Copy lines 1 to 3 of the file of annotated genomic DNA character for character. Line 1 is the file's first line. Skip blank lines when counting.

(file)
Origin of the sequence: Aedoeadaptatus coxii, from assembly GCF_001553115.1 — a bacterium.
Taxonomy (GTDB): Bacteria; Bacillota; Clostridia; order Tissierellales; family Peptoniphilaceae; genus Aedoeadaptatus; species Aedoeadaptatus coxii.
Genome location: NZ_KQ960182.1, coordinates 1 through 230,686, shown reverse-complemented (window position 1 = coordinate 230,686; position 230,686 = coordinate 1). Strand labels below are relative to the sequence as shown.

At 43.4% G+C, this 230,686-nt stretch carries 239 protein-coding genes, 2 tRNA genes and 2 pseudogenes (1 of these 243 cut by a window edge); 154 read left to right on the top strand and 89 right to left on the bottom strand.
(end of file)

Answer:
Origin of the sequence: Aedoeadaptatus coxii, from assembly GCF_001553115.1 — a bacterium.
Taxonomy (GTDB): Bacteria; Bacillota; Clostridia; order Tissierellales; family Peptoniphilaceae; genus Aedoeadaptatus; species Aedoeadaptatus coxii.
Genome location: NZ_KQ960182.1, coordinates 1 through 230,686, shown reverse-complemented (window position 1 = coordinate 230,686; position 230,686 = coordinate 1). Strand labels below are relative to the sequence as shown.